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From Securities Regulation Daily, October 21, 2014

OCC and FDIC adopt risk retention rules; SEC vote set for tomorrow

By Jim Hamilton, J.D., LL.M.

The OCC and FDIC have adopted credit risk retention rules as directed by the Dodd-Frank Act. These are interagency rules that were also proposed by the SEC and the FED, which are expected to adopt the rules at scheduled meetings tomorrow.

The rules require lenders to retain some of the risk for the loans that go into securitized pools except for home mortgages that meet the standards necessary under the qualified residential mortgage, or QRM, exception. Under the final rules, QRM is equivalent to QM, that is, the Qualified Mortgage rule approved by the Consumer Financial Protection Bureau. The final risk retention rules will provide more certainty in the securitization markets, which play a vital role in financing the needs of consumers, from autos to housing.

Residential mortgage rule. Senator Robert Corker (R-Tenn.), a key member of the Banking Committee, had strongly encouraged the financial regulators to consider drafting a qualified residential mortgage rule as part of the risk-retention regulations that syncs up with the qualified mortgage regulations adopted by the Consumer Financial Protection Bureau. Senator Corker reasoned that matching the CFPB’s version of a safe loan for any borrower with the definition of what constitutes a loan that the SEC and banking agencies ultimately decide is safe for securitization make sense for the financial system and is wholly consistent with the intent of the Dodd-Frank Act.

The rules take effect one year after Federal Register publication with respect to asset-backed securities collateralized by residential mortgages and two years with respect to all other classes of asset-backed securities.

Section 941 of the Dodd-Frank Act added Section 15G of the Exchange Act to require the securitizer of asset-backed securities to retain not less than 5 percent of the credit risk of the assets collateralizing the asset-backed securities. Section 15G contains an exemption for asset-backed securities that are collateralized exclusively by residential mortgages that qualify as qualified residential mortgages, a term of art, as QRMs are defined by the regulators.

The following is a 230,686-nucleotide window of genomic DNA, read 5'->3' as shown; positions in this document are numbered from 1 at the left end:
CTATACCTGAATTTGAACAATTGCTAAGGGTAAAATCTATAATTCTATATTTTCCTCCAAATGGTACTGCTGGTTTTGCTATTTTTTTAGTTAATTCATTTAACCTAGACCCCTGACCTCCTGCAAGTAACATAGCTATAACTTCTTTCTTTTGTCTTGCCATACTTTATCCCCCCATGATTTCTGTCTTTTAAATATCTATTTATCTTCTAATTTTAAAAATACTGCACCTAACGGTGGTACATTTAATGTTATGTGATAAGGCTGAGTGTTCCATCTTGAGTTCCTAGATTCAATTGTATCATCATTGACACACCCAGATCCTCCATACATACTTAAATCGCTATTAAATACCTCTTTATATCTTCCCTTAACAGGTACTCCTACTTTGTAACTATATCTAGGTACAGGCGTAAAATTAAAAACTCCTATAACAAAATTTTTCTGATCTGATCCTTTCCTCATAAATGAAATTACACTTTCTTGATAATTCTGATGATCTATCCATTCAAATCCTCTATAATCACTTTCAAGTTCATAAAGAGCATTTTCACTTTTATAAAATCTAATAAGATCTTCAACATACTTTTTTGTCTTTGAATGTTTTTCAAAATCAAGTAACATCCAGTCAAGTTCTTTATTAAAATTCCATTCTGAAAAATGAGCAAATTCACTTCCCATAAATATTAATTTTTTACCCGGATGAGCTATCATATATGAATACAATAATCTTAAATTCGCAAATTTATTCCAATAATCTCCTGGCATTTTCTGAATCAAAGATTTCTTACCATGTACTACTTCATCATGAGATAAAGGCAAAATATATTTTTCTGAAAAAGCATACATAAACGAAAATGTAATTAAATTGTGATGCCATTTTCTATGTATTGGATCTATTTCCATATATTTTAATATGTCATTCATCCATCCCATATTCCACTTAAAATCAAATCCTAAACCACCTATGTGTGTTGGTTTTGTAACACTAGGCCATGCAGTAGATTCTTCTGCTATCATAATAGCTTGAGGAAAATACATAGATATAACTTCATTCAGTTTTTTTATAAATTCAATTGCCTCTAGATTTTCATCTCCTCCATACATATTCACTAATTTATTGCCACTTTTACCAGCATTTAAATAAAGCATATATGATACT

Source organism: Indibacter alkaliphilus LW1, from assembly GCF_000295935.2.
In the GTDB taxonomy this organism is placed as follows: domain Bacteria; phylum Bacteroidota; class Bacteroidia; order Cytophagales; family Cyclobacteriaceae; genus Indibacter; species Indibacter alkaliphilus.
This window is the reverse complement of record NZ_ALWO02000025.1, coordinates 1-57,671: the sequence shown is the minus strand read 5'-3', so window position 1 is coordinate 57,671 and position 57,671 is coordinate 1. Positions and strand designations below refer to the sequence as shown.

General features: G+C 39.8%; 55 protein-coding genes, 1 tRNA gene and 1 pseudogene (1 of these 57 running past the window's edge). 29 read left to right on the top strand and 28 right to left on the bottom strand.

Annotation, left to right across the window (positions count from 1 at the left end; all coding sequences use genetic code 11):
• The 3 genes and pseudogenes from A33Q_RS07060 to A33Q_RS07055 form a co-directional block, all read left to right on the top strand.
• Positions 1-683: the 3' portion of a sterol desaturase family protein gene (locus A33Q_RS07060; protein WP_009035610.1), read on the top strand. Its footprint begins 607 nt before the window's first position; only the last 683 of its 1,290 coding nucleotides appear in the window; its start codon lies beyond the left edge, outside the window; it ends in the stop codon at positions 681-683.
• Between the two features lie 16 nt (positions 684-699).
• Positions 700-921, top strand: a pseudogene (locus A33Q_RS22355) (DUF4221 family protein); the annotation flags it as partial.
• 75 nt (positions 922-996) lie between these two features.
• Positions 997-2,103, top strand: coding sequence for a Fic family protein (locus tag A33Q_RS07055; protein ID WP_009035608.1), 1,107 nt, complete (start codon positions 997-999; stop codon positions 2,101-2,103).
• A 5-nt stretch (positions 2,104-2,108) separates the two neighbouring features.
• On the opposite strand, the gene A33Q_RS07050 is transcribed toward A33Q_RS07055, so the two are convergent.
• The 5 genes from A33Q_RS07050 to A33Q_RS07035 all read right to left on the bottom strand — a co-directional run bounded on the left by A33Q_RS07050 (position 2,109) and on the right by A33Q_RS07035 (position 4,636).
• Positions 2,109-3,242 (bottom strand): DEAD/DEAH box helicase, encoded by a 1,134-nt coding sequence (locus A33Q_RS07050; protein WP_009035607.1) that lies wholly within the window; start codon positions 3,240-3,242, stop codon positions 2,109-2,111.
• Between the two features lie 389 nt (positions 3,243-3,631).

The agencies believe that a QRM definition aligned with the definition of a QM meets the statutory goals and directive of Section 15G of the Exchange Act to protect investors and enhance financial stability, in part by limiting credit risk, while also preserving access to affordable credit and facilitating compliance.

Comptroller of the Currency, Thomas Curry, noted that regulators have committed to reviewing the QRM standards in four years. By then, he surmised, there should be enough experience with the standards to know whether they strike the right balance between long-term financial stability and consumer home-financing needs, and can be adjusted if necessary.

These timeframes are also designed to coordinate the agencies’ review of the QRM definition with the timing of the CFPB’s statutorily mandated assessment of QM. But is should be noted that the final rule provides that the SEC or any of the other adopting agencies may request a review of the definition of QRM at any time as circumstances warrant.

The final rules apply a minimum 5 percent base risk retention requirement to all securitization transactions that are within the scope of Section 15G of the Exchange Act and prohibit the sponsor from hedging or otherwise transferring its retained interest prior to the applicable sunset date. The final rules also allow a sponsor to satisfy its risk retention obligation by retaining an eligible vertical interest, an eligible horizontal residual interest, or any combination thereof as long as the amount of the eligible vertical interest and the amount of the eligible horizontal residual interest combined is no less than 5 percent.

The amount of the eligible vertical interest is equal to the percentage of each class of asset-backed securities interests issued in the securitization transaction held by the sponsor as eligible vertical risk retention. The amount of eligible horizontal residual interest is equal to the fair value of the eligible horizontal residual interest divided by the fair value of all asset-backed securities interests issued in the securitization transaction.

After considering numerous comments, the agencies concluded that the proposed cash flow restriction on the eligible horizontal residual interest (as well as the alternative described in the re-proposal) could lead to unintended consequences or have a disparate impact on some asset classes. The agencies therefore decided not to include such restrictions in the final rules.

MainStory: TopStory DoddFrankAct

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